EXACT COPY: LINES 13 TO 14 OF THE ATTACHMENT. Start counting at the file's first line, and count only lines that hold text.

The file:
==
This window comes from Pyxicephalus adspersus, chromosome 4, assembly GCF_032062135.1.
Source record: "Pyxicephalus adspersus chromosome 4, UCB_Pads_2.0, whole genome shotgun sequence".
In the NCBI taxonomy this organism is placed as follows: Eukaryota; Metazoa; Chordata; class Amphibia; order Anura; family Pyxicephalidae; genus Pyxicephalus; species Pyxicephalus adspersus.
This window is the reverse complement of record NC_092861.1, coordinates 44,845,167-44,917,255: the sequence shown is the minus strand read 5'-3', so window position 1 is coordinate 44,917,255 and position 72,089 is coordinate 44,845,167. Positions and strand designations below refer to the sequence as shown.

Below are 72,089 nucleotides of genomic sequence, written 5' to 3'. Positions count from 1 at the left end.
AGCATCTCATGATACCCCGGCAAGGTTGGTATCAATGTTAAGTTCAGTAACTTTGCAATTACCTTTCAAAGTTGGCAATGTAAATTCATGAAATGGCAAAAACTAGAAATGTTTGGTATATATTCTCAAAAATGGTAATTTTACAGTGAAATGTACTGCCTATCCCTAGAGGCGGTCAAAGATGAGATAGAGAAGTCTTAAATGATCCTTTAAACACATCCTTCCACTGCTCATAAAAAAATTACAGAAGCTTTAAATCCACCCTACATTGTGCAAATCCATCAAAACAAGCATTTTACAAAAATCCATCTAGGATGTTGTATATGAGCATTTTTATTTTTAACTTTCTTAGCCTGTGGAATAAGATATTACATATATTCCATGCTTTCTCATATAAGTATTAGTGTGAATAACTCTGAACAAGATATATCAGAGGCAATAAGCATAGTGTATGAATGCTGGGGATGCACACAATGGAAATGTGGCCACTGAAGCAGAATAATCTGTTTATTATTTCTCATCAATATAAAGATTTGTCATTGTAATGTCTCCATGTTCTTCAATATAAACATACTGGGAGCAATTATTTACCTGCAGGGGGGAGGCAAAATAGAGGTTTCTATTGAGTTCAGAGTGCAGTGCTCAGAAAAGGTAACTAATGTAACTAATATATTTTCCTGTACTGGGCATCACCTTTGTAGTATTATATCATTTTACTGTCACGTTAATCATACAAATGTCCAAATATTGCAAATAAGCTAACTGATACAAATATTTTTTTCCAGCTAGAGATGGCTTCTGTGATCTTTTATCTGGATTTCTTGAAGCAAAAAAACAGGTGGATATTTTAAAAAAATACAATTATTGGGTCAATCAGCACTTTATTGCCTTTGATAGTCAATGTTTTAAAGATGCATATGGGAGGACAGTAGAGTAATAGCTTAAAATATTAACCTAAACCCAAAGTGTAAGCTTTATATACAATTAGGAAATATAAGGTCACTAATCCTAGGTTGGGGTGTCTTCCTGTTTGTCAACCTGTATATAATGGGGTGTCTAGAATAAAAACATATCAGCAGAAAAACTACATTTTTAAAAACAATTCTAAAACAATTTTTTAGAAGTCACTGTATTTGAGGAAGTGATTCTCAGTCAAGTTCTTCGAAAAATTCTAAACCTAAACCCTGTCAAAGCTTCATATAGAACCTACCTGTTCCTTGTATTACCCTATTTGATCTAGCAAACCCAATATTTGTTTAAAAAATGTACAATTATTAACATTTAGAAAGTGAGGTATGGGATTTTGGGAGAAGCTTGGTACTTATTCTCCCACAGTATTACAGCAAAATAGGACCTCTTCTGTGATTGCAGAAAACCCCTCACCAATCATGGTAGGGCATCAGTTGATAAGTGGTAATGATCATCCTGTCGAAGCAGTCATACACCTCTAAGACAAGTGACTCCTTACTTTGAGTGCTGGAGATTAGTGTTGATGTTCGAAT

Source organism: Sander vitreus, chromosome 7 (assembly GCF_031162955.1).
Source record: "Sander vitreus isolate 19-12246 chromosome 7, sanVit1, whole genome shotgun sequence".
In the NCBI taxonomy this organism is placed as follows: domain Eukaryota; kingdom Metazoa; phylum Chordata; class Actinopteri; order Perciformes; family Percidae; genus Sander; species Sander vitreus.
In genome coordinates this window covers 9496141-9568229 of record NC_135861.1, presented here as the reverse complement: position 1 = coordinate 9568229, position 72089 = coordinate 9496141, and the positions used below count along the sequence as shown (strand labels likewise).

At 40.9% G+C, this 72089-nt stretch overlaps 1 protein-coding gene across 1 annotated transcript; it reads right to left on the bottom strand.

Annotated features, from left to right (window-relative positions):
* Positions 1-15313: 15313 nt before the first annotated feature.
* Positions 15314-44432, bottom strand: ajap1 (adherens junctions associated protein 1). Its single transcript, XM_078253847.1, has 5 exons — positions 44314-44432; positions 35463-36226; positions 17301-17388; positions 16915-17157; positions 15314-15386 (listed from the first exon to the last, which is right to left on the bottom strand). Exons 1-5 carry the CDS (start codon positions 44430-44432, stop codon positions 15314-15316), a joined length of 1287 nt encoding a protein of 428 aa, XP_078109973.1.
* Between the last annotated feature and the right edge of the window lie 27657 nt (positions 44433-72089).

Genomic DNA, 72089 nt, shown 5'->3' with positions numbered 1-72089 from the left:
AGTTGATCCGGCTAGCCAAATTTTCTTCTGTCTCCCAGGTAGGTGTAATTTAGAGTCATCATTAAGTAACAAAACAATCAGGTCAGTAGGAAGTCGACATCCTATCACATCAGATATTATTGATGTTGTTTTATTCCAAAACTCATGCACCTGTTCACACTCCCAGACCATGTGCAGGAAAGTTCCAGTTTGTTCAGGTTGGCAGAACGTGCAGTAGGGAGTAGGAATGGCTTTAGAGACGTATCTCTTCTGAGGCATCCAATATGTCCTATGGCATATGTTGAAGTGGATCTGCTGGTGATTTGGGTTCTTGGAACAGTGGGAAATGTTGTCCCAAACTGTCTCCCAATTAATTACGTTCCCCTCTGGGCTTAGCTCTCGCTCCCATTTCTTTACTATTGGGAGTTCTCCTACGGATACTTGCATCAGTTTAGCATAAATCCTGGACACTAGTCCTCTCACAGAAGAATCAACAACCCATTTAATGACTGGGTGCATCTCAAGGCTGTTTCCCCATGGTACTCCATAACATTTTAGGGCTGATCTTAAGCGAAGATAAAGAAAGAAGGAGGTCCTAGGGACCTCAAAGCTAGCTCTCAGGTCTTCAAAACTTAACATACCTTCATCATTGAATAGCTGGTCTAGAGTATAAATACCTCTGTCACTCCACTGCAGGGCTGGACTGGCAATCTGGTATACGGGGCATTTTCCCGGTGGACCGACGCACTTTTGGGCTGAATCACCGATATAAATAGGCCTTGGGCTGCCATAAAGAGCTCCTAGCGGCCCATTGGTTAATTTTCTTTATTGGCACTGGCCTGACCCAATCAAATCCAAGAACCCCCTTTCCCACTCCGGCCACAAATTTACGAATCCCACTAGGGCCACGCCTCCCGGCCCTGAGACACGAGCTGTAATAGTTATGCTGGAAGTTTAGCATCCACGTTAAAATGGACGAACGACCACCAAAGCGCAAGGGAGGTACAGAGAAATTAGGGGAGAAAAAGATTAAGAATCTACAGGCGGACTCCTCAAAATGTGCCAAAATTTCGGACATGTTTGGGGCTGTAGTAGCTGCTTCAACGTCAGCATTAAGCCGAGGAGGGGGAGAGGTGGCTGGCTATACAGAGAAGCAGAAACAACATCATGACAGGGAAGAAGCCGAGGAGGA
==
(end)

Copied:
* Positions 1-15313: 15313 nt before the first annotated feature.
* Positions 15314-44432, bottom strand: ajap1 (adherens junctions associated protein 1). Its single transcript, XM_078253847.1, has 5 exons — positions 44314-44432; positions 35463-36226; positions 17301-17388; positions 16915-17157; positions 15314-15386 (listed from the first exon to the last, which is right to left on the bottom strand). Exons 1-5 carry the CDS (start codon positions 44430-44432, stop codon positions 15314-15316), a joined length of 1287 nt encoding a protein of 428 aa, XP_078109973.1.